Towards Cultural Recovery in Timor-Leste through Contemporary Art

Casimiro Valentim Pereira Zecaruno

On May 20, 2012, Timor-Leste celebrated the 10th anniversary of its independence. This year also marks a decade since the establishment of diplomatic relations with Japan. The two countries have therefore declared 2012 as "the year of friendship and peace between Japan and Timor-Leste" (to commemorate the peace year marking the 10th anniversary of that diplomatic relations) and organized a number of exchange events.
As part of its commemorative programs, the Japan Foundation invited Timor-Leste artist Casimiro Valentim Pereira Zecaruno (known as Gil) to Japan under the JENESYS Programme: Invitation Programme for Creators. Gil is engaged in efforts to use art as a means of peace-building, and of discovering and developing Timor-Leste's cultural identity. He participated in a "Creator-in-Residence" program at the Tokyo Wonder Site from May to July 2012, and had an exhibition on July 21 to present the artworks produced during his residency period.
At the conclusion of the program, we spoke to Gil about his motivation to contribute to the recovery of his country's culture through art.

----Coming from Timor-Leste, which has just celebrated the first decade of its independence this year, can you tell us about your experience participating in the "artist-in-residence" program in Japan, where the cultural and environmental contexts are completely different?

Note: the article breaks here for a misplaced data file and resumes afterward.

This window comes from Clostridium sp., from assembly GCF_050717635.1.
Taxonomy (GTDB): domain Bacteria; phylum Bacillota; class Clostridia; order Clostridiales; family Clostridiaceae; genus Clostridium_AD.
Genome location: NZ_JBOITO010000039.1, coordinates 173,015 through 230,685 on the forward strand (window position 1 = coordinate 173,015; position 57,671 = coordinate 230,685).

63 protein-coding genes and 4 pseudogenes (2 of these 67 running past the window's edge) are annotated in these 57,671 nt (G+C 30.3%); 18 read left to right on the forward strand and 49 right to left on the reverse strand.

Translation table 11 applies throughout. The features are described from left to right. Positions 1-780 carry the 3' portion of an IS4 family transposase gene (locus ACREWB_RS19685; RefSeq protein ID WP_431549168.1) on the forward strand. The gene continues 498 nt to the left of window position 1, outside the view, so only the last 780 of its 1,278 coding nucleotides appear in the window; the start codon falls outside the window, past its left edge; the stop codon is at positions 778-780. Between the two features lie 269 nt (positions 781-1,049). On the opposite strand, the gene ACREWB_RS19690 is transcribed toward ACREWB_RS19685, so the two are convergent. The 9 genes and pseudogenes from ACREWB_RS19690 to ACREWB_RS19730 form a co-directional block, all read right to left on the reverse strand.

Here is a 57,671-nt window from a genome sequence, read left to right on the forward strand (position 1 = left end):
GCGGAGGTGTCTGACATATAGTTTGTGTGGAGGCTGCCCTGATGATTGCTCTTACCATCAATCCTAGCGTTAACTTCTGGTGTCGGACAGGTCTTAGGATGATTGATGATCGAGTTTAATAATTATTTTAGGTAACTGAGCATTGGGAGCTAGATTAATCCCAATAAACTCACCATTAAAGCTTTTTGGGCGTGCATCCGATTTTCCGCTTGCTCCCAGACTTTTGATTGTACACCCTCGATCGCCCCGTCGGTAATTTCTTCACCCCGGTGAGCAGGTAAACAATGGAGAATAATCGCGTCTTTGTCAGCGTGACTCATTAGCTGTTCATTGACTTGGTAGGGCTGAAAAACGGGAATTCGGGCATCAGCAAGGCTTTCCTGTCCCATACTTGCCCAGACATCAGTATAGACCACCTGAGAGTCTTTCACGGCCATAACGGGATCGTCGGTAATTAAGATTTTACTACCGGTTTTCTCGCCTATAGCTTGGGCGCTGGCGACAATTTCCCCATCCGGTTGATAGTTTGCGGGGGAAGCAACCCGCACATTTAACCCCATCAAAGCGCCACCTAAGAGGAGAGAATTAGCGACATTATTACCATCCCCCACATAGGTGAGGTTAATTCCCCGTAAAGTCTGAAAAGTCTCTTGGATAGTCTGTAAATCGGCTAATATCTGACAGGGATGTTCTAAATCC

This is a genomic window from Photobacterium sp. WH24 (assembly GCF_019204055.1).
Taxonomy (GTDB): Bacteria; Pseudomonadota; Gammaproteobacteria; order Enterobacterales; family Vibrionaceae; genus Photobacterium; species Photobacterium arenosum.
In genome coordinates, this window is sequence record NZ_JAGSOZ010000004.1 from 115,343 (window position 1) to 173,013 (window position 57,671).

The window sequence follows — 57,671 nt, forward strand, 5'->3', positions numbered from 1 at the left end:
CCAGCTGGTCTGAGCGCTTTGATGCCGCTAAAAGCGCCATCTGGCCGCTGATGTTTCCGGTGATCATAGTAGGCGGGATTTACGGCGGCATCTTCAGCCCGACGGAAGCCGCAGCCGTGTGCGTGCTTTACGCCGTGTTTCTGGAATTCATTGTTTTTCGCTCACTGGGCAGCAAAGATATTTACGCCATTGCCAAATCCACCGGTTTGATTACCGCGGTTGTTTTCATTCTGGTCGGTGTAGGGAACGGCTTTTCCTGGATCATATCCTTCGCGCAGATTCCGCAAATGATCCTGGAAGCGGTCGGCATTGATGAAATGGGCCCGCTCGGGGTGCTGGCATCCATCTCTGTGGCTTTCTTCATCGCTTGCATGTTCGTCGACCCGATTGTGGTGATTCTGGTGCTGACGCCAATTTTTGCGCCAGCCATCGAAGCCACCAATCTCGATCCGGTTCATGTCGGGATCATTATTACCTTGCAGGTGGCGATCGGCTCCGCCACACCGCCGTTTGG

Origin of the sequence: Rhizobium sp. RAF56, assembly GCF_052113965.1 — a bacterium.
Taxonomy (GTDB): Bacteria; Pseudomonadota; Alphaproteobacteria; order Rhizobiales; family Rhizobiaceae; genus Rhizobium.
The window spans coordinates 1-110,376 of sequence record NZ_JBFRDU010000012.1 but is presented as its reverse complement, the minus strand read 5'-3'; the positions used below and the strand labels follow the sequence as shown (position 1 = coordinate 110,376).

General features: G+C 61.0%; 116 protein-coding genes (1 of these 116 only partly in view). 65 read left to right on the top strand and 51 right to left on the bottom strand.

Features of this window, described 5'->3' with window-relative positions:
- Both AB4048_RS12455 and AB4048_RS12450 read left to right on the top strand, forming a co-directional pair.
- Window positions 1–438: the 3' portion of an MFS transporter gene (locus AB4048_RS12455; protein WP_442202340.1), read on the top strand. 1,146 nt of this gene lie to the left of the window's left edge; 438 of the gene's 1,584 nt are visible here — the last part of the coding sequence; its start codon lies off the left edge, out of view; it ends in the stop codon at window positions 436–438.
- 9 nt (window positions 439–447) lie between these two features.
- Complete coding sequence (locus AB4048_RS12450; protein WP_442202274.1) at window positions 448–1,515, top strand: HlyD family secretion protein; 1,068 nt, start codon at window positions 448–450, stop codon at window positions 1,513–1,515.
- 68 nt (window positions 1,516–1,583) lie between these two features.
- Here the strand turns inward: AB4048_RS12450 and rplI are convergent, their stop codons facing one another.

Timor-Leste had been occupied by three countries, Portugal, Japan, and Indonesia, and the road to achieve independence was long and hard. As for myself, I, as an artist, have learned art in my own way and received practical training from other artists, but I have never studied specialized theories of art at any institute for higher education. As a result, I found that my method of art making process was often different from that of artists from other countries. When it came to working in collaboration with Japanese artists, we sometimes got our wires crossed, and some things took time to understand each other.
Nevertheless, I am extremely proud of myself being given this valuable opportunity to join this program in Japan, and coming here as a representative of Timor-Leste.
I was impressed by high-quality service and products of Japan, and I felt that people were kind and always willing to give you a hand. On the other hand, partly because I was staying in Aoyama, the central area of Tokyo, I was able to see plenty of contemporary Tokyo while I was there, but unfortunately I only had little opportunity to expose myself to traditional Japanese culture. Next time I come to Japan, I definitely want to see its traditional aspects as well.

Numerous footprints connecting Timor-Leste to Japan were stuck on the walls.
People who visited his residency studio left their names.